Emma thinks she is helping.

These tiny purses sold well at the Vermont Sheep & Wool Festival this year. Most buyers had the purse filled with cell phone, lipstick, and coins, before they had even paid for it. Some said they were going to use them in their knitting bag to hold their small scissors, stitch markers, and tapestry needles. I think of my dancing daughter every time I make one, as it is just the right size to fit inside a dance bag and hold all of the paraphernalia for making buns in your hair. There are so many different uses for a small little purse!

Watch my etsy shop over the next few days as I will be listing more little purses there.

p.s. More felting stories from VT Grand View Farm...
Felting Memories tells of family vacation memories recorded in a felted mural.
WOOF at Grand View Farm tells of a young farmer who falls in love with felting while working on our farm.
Open Studio at VT Grand View Farm tells of passing the art of felting on to the younger generation.

Felted Purse with Kiss Clasp

Perfect Size for Cell Phones
Little Sheep Grazing

Wednesday, November 05, 2014

Mud Be Gone!

Our farm has a 150 year old dairy barn. Built at the low point of the property, the back of the barn becomes an absolute mud hole for about 6-8 weeks every spring. Between the snow melting and running down the hill to the paddock, and the runoff from the expansive barn roof, water pools in our sheep winter quarters. This is what Vermonters call "Mud Season".  The slowly thawing ground prevents the water from draining, and causes horrible drainage problems in the early spring. Paddocks, driveways, and dirt roads become a mire of mud.

After years of dealing with this problem, I finally decided to try to resolve it. This fall, with the help of a local quarry and a neighbor's Bobcat, we hope we have rectified the issue. All it took was a 17 year old boy with the keys to the skid loader, some geotech fabric, 16 tons of stone and 17 tons of quarry dust. Ha! Mud be gone!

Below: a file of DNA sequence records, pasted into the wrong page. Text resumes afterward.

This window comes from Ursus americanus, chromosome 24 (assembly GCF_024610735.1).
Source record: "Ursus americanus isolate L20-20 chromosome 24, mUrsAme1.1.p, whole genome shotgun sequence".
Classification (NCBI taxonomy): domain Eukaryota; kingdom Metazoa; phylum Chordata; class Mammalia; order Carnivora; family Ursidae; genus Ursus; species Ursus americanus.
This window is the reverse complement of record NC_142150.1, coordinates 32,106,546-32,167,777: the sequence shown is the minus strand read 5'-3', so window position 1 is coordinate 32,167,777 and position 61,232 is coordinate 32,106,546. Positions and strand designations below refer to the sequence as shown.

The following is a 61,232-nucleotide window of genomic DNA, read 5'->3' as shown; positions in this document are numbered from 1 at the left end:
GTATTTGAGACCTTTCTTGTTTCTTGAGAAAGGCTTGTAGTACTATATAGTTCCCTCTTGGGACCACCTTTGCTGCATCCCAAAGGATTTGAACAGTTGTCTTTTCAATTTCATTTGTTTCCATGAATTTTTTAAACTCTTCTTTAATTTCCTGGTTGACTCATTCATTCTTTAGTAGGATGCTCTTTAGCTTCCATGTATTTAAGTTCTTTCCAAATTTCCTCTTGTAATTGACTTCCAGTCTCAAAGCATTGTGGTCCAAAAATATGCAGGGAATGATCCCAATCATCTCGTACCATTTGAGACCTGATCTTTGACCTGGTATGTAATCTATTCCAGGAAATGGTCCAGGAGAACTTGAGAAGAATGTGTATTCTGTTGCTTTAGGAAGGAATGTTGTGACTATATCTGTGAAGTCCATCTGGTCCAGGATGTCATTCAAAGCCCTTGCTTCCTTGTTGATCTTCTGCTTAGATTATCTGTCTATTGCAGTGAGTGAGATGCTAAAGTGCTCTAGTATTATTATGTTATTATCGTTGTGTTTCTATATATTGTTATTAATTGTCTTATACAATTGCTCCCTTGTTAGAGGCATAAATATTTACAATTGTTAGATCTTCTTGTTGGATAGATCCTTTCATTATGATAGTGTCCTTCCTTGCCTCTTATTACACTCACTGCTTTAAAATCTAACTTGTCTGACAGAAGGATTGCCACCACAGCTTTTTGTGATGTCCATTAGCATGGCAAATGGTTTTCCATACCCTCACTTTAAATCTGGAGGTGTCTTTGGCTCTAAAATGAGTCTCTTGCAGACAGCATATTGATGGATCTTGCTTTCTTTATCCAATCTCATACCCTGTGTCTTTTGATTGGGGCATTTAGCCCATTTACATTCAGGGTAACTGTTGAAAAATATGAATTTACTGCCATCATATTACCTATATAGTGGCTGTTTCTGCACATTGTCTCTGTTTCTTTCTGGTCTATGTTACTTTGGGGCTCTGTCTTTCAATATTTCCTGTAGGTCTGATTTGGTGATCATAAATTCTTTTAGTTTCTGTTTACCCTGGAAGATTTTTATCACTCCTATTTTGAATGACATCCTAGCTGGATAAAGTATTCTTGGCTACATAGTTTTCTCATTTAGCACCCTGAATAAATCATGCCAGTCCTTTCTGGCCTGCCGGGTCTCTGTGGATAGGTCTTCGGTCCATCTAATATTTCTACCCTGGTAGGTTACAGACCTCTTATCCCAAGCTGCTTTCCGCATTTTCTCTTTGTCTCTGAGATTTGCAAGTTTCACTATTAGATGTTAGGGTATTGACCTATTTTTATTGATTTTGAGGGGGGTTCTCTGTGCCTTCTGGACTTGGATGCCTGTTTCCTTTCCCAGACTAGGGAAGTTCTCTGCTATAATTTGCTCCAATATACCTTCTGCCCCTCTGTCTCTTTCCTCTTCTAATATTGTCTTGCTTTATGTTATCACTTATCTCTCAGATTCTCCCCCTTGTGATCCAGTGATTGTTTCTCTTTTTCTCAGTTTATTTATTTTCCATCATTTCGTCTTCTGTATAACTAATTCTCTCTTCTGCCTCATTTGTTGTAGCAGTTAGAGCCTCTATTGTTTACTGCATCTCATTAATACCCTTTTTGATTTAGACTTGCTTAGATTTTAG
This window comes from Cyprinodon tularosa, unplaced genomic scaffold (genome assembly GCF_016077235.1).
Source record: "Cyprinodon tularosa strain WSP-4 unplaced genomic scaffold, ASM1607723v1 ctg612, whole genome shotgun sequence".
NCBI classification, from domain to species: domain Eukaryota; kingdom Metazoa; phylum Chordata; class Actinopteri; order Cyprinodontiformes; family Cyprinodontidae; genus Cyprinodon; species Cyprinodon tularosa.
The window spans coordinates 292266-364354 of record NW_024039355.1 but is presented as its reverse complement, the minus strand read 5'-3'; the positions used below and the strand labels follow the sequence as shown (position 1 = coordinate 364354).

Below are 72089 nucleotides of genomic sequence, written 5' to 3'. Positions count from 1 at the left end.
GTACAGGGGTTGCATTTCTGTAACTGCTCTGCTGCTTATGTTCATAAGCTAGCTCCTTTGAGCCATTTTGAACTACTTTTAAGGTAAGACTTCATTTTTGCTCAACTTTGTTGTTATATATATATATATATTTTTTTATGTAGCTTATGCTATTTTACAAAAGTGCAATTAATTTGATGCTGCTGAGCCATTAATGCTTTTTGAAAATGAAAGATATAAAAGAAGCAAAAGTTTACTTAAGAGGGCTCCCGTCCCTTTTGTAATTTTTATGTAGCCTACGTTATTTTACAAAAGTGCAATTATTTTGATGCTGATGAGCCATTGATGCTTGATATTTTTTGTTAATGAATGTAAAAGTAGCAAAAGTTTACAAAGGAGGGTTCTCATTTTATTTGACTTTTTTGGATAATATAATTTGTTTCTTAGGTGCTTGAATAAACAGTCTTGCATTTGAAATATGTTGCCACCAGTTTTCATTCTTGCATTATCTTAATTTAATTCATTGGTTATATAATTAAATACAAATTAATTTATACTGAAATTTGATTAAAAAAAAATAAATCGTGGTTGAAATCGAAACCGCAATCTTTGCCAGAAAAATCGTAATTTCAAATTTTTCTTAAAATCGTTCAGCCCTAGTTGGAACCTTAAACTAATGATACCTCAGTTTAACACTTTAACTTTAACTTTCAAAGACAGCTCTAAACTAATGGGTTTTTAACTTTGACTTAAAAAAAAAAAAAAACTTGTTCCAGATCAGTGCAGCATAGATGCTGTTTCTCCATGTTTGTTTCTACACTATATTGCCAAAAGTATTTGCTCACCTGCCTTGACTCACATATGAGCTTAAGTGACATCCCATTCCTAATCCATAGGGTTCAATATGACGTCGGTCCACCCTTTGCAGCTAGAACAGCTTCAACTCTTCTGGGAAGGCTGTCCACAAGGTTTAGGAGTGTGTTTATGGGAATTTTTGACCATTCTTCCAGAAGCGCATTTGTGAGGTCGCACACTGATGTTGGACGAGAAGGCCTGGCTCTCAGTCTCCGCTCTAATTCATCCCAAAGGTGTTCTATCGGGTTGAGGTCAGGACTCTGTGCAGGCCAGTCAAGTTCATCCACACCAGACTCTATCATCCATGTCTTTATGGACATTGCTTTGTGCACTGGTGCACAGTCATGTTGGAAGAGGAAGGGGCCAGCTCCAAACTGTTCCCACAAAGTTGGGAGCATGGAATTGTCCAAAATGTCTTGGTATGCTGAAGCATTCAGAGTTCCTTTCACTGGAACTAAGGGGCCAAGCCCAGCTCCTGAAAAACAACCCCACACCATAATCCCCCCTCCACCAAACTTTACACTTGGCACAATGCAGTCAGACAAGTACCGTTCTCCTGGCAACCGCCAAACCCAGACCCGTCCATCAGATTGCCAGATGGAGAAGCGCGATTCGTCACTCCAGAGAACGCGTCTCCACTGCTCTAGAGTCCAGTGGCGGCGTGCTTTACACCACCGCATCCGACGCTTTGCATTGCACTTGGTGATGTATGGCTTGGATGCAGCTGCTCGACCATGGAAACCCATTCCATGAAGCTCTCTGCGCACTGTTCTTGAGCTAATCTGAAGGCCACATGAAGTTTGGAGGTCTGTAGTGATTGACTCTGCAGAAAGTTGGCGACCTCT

Geotech Fabric

Spreading Clean Stone

Friday, October 31, 2014

The Woodsman and the Shepherd

An old stone wall marks the boundaries of the overgrown pasture.
We meet at the height of his land where the woods give way to an old pasture, he, the woodsman, and I, the shepherd. An old stone wall remembers when that pasture lay green with grass. I have my sheep dog by my side, full of exuberance, and he stands alone in flannel shirt. We talk about busy summers, and time slipped by. I ask if he found the jar of wild raspberry jelly I left on his tractor seat, and he asks if our college bound daughters have headed back to school.

Saplings and brambles fill the field.
We stand and gaze upon the beauty of the distant mountains on the other side of the field. The field now full of saplings and  brambles. He tells me to take it all in, to feast upon the view, for one day, that view will be hidden. He says in another 10 years all those sticks of trees will be so tall that you will not be able to see the sunset behind the mountains. The woodsman stands looking out over his land, dreaming of that day when the sugar maples have grown to full stature. He dreams of sugar taps and steam from his evaporator. He hears his chain saw, and calculates how many cords of wood those trees will provide.
Young sugar maple

I, the shepherd, stand looking out over the woodsman's overgrown field. I marvel at why anyone would want to cover up the splendor and majesty of layers upon layers of mountains. I dream of a small herd of goats clearing that land so my sheep can graze there. I remember the field full of wild flowers all summer and the scent of warm raspberries. I remember middle daughter with camera in hand, taking hundreds of pictures of that pasture and dreaming of building herself a little house, right there in the middle of the brambles.

The woodsman's firewood